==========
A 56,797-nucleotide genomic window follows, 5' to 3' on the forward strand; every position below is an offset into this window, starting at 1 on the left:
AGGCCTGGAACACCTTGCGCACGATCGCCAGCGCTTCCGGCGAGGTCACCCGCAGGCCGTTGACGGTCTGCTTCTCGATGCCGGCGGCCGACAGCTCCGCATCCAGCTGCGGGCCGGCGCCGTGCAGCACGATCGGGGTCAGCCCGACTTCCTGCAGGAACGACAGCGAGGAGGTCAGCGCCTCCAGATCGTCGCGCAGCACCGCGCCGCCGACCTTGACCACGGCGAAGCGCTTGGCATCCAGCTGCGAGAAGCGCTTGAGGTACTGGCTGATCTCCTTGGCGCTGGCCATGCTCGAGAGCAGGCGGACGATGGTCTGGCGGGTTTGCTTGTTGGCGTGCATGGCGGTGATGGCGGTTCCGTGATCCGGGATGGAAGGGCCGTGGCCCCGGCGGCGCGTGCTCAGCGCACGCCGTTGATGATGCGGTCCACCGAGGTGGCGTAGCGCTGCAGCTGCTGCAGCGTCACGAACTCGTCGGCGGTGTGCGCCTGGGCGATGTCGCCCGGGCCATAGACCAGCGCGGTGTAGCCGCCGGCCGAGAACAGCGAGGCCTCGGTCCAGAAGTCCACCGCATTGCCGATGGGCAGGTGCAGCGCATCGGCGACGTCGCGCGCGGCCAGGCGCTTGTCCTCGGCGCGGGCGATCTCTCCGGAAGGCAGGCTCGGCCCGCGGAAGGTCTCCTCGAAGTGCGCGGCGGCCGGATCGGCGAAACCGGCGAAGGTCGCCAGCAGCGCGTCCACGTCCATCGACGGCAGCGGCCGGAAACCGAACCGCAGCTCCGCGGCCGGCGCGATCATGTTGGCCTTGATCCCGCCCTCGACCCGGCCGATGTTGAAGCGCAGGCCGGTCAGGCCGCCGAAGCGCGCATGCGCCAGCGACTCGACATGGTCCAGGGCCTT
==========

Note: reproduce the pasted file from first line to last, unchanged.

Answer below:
A 56,797-nucleotide genomic window follows, 5' to 3' on the forward strand; every position below is an offset into this window, starting at 1 on the left:
AGGCCTGGAACACCTTGCGCACGATCGCCAGCGCTTCCGGCGAGGTCACCCGCAGGCCGTTGACGGTCTGCTTCTCGATGCCGGCGGCCGACAGCTCCGCATCCAGCTGCGGGCCGGCGCCGTGCAGCACGATCGGGGTCAGCCCGACTTCCTGCAGGAACGACAGCGAGGAGGTCAGCGCCTCCAGATCGTCGCGCAGCACCGCGCCGCCGACCTTGACCACGGCGAAGCGCTTGGCATCCAGCTGCGAGAAGCGCTTGAGGTACTGGCTGATCTCCTTGGCGCTGGCCATGCTCGAGAGCAGGCGGACGATGGTCTGGCGGGTTTGCTTGTTGGCGTGCATGGCGGTGATGGCGGTTCCGTGATCCGGGATGGAAGGGCCGTGGCCCCGGCGGCGCGTGCTCAGCGCACGCCGTTGATGATGCGGTCCACCGAGGTGGCGTAGCGCTGCAGCTGCTGCAGCGTCACGAACTCGTCGGCGGTGTGCGCCTGGGCGATGTCGCCCGGGCCATAGACCAGCGCGGTGTAGCCGCCGGCCGAGAACAGCGAGGCCTCGGTCCAGAAGTCCACCGCATTGCCGATGGGCAGGTGCAGCGCATCGGCGACGTCGCGCGCGGCCAGGCGCTTGTCCTCGGCGCGGGCGATCTCTCCGGAAGGCAGGCTCGGCCCGCGGAAGGTCTCCTCGAAGTGCGCGGCGGCCGGATCGGCGAAACCGGCGAAGGTCGCCAGCAGCGCGTCCACGTCCATCGACGGCAGCGGCCGGAAACCGAACCGCAGCTCCGCGGCCGGCGCGATCATGTTGGCCTTGATCCCGCCCTCGACCCGGCCGATGTTGAAGCGCAGGCCGGTCAGGCCGCCGAAGCGCGCATGCGCCAGCGACTCGACATGGTCCAGGGCCTT